In the context of public circulation of this evidence and impending litigation against it, the Queensland government last year offered $55.4 million as settlement for all claims by workers whose losses are estimated at more than ten times that amount. The State demands an indemnity from any who accept the $2000 or $4000 offer, but it refuses to supply each complainant with their financial records; people will be signing without knowledge of their full entitlement. This is an abuse of human rights; it is a perversion of justice.
There is a pressing need for much more than money. Aboriginal people, by their thousands, worked to develop our nation but were excluded from its wealth. They worked but were paid a pittance; they worked but were denied the right to prosper from their effort and skills. Refused full access to their earnings they could build no asset base for their families and descendants; indeed, as is all too obvious, the imposed poverty jeopardised their very survival. The myth of European philanthropy and Aboriginal incapacity is grounded in our skewed and partial knowledge of our history which veils and refutes these truths. It is from this distorted history that our prime minister denies the Stolen Generations, and our premier claims his government is acting “generously” and “in the spirit of reconciliation” in proffering a settlement which is, he says, “as much as the State can bear”. But this is not the State’s money to bestow or withhold within budget comfort. This is Aboriginal earnings and entitlements which the State as trustee was legally bound to safeguard.
In every State Aboriginal workers were similarly cheated of their wages, their child endowment entitlements and their inheritances. We need to determine the extent of Aboriginal labour and its contribution to the development of our nation; we need to ascertain how this labour was valued by those who used it, in terms of both cash and skills. We need to estimate the financial loss to workers through discounted wages, theft, fraud, and incompetent accounting. We need to put a figure on the profits of the pastoral industry and the States as they exploited this disempowered social group for their convenience. We need to explode the damnable myths of Aboriginal ineptitude, indolence and financial incompetence which are still peddled today as some sort of ‘racial’ explanation for contemporary destitution and despair.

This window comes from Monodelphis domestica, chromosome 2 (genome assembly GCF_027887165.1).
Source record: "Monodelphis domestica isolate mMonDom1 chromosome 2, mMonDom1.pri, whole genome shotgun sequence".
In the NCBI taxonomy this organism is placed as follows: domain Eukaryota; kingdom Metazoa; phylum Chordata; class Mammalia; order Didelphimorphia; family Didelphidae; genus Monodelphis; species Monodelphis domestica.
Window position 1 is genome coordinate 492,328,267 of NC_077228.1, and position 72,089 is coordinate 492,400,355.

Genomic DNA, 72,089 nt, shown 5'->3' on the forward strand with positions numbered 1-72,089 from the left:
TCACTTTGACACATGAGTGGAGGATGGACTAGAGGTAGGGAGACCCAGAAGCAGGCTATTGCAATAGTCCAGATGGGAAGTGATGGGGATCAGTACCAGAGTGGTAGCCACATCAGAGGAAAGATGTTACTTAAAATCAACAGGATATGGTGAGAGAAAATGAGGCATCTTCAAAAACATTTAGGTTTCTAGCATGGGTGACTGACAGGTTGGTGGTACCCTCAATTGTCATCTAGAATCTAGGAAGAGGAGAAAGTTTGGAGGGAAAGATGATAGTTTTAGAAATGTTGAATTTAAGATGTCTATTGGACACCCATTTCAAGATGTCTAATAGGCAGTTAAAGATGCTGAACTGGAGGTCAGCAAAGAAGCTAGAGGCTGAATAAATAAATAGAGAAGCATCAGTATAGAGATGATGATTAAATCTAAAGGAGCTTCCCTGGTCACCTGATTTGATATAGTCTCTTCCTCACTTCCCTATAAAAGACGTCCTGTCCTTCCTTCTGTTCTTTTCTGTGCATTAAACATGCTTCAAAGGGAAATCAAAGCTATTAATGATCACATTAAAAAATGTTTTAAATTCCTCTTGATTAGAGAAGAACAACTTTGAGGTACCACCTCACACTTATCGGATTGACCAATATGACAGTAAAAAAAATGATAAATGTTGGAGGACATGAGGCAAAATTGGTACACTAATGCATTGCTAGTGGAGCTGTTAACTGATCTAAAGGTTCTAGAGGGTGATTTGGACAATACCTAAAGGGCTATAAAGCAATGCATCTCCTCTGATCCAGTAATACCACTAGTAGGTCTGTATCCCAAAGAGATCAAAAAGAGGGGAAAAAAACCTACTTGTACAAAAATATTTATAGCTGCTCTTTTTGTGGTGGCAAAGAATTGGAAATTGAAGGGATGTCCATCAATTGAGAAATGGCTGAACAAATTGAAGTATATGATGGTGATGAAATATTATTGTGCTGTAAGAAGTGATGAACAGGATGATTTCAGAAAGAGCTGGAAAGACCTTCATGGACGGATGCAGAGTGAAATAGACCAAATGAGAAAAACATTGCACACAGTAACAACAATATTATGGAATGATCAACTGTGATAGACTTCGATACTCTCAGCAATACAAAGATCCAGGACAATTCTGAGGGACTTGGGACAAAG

Last year Justice Marcus Einfeld described this missing money, these Stolen Wages, as “a matter of national significance” warranting investigation by an independent federal or Human Rights Commission. As we celebrate 55 years’ support for these acclaimed human rights standards, I urge the federal government to honour Article 10, which affirms that everyone is entitled in full equity to a fair and public hearing by an independent and impartial tribunal, in the determination of their rights and obligations. In America, after a seven-year and continuing legal battle over missing private monies, the Blackfeet people of Montana have won Court directives demanding the government provide a full accounting for every cent of Indian money intercepted and controlled from 1887. We need such an accounting in Australia also, as the basis to assess entitlement and compensation.
But while we’re waiting for the marvellous revelation of ethics and integrity which might prompt such a national Inquiry, a few of us are working towards establishing a National Report which will survey labour, wages and financial controls in each State, including the testimony of families caught up in these systems. We are hoping, at a minimum, to explode the myths which trivialise and marginalise those who also built our nation, and we are hoping to prepare the public mind to acknowledge the enormous debt – both financial and historical – which remains unreported and unpaid.